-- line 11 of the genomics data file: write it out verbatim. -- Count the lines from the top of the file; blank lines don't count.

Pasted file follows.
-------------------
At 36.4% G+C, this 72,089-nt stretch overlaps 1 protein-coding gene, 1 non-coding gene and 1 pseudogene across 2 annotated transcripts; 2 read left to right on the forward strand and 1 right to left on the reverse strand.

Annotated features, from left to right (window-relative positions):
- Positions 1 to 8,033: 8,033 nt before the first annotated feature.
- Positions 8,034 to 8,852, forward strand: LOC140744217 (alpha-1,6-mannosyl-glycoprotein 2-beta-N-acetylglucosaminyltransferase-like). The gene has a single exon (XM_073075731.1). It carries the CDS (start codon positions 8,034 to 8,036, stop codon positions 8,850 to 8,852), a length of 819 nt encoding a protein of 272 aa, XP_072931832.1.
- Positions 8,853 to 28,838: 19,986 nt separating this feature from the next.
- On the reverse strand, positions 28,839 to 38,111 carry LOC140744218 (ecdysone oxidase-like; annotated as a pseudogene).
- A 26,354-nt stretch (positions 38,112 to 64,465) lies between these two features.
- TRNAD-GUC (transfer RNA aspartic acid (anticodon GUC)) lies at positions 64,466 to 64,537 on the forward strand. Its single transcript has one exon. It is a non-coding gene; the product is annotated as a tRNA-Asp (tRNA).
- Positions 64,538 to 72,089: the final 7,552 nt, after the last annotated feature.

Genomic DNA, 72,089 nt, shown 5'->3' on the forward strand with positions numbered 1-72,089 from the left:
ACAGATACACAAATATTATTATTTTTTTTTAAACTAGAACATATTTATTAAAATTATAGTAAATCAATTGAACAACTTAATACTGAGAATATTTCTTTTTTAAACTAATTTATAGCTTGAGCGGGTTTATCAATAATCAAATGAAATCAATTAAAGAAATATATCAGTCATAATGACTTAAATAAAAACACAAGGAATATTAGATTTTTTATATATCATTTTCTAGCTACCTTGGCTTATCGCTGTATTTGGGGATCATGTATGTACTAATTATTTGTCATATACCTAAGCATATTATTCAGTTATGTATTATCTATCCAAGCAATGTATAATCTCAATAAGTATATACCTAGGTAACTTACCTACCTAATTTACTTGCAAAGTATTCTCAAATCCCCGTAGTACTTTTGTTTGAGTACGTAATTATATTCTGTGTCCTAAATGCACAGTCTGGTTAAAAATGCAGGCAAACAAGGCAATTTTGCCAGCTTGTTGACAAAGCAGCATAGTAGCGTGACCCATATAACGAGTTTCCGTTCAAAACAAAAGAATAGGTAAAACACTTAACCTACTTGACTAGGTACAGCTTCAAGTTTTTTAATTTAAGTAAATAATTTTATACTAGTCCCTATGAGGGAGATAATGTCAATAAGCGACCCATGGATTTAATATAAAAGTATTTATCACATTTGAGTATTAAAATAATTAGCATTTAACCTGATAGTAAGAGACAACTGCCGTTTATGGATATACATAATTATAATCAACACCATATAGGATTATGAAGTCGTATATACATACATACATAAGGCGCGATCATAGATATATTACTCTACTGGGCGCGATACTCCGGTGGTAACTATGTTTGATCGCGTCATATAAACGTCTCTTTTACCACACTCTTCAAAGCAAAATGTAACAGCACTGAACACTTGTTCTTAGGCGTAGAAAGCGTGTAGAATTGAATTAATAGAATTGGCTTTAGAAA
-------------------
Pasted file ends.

ACAGATACACAAATATTATTATTTTTTTTTAAACTAGAACATATTTATTAAAATTATAGTAAATCAATTGAACAACTTAATACTGAGAATATTTCTTTTTTAAACTAATTTATAGCTTGAGCGGGTTTATCAATAATCAAATGAAATCAATTAAAGAAATATATCAGTCATAATGACTTAAATAAAAACACAAGGAATATTAGATTTTTTATATATCATTTTCTAGCTACCTTGGCTTATCGCTGTATTTGGGGATCATGTATGTACTAATTATTTGTCATATACCTAAGCATATTATTCAGTTATGTATTATCTATCCAAGCAATGTATAATCTCAATAAGTATATACCTAGGTAACTTACCTACCTAATTTACTTGCAAAGTATTCTCAAATCCCCGTAGTACTTTTGTTTGAGTACGTAATTATATTCTGTGTCCTAAATGCACAGTCTGGTTAAAAATGCAGGCAAACAAGGCAATTTTGCCAGCTTGTTGACAAAGCAGCATAGTAGCGTGACCCATATAACGAGTTTCCGTTCAAAACAAAAGAATAGGTAAAACACTTAACCTACTTGACTAGGTACAGCTTCAAGTTTTTTAATTTAAGTAAATAATTTTATACTAGTCCCTATGAGGGAGATAATGTCAATAAGCGACCCATGGATTTAATATAAAAGTATTTATCACATTTGAGTATTAAAATAATTAGCATTTAACCTGATAGTAAGAGACAACTGCCGTTTATGGATATACATAATTATAATCAACACCATATAGGATTATGAAGTCGTATATACATACATACATAAGGCGCGATCATAGATATATTACTCTACTGGGCGCGATACTCCGGTGGTAACTATGTTTGATCGCGTCATATAAACGTCTCTTTTACCACACTCTTCAAAGCAAAATGTAACAGCACTGAACACTTGTTCTTAGGCGTAGAAAGCGTGTAGAATTGAATTAATAGAATTGGCTTTAGAAA